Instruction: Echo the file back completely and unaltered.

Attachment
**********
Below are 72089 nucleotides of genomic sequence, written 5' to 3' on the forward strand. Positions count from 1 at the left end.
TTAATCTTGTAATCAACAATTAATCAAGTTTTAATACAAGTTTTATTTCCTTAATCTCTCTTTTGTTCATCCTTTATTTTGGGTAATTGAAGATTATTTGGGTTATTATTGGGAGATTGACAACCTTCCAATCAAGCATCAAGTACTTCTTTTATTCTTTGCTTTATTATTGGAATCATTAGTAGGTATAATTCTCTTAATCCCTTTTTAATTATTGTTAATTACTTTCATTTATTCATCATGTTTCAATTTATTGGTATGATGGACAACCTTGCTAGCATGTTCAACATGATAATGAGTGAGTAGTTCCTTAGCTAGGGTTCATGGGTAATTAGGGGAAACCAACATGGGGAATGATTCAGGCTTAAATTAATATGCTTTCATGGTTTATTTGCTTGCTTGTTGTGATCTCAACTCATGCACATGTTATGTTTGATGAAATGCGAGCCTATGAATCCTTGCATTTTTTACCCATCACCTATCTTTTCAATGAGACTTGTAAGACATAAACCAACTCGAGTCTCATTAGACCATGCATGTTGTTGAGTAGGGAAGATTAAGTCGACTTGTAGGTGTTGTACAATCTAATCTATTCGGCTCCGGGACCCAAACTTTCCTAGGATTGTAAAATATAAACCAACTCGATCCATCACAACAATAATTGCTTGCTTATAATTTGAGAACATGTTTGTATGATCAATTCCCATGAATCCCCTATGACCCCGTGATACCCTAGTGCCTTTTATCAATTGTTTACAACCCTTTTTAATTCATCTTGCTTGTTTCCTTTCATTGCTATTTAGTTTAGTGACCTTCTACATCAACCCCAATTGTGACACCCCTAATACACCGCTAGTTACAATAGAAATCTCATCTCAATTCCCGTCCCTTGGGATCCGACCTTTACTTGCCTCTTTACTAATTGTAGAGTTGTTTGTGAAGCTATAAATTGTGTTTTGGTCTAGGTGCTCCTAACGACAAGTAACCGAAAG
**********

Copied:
Below are 72089 nucleotides of genomic sequence, written 5' to 3' on the forward strand. Positions count from 1 at the left end.
TTAATCTTGTAATCAACAATTAATCAAGTTTTAATACAAGTTTTATTTCCTTAATCTCTCTTTTGTTCATCCTTTATTTTGGGTAATTGAAGATTATTTGGGTTATTATTGGGAGATTGACAACCTTCCAATCAAGCATCAAGTACTTCTTTTATTCTTTGCTTTATTATTGGAATCATTAGTAGGTATAATTCTCTTAATCCCTTTTTAATTATTGTTAATTACTTTCATTTATTCATCATGTTTCAATTTATTGGTATGATGGACAACCTTGCTAGCATGTTCAACATGATAATGAGTGAGTAGTTCCTTAGCTAGGGTTCATGGGTAATTAGGGGAAACCAACATGGGGAATGATTCAGGCTTAAATTAATATGCTTTCATGGTTTATTTGCTTGCTTGTTGTGATCTCAACTCATGCACATGTTATGTTTGATGAAATGCGAGCCTATGAATCCTTGCATTTTTTACCCATCACCTATCTTTTCAATGAGACTTGTAAGACATAAACCAACTCGAGTCTCATTAGACCATGCATGTTGTTGAGTAGGGAAGATTAAGTCGACTTGTAGGTGTTGTACAATCTAATCTATTCGGCTCCGGGACCCAAACTTTCCTAGGATTGTAAAATATAAACCAACTCGATCCATCACAACAATAATTGCTTGCTTATAATTTGAGAACATGTTTGTATGATCAATTCCCATGAATCCCCTATGACCCCGTGATACCCTAGTGCCTTTTATCAATTGTTTACAACCCTTTTTAATTCATCTTGCTTGTTTCCTTTCATTGCTATTTAGTTTAGTGACCTTCTACATCAACCCCAATTGTGACACCCCTAATACACCGCTAGTTACAATAGAAATCTCATCTCAATTCCCGTCCCTTGGGATCCGACCTTTACTTGCCTCTTTACTAATTGTAGAGTTGTTTGTGAAGCTATAAATTGTGTTTTGGTCTAGGTGCTCCTAACGACAAGTAACCGAAAG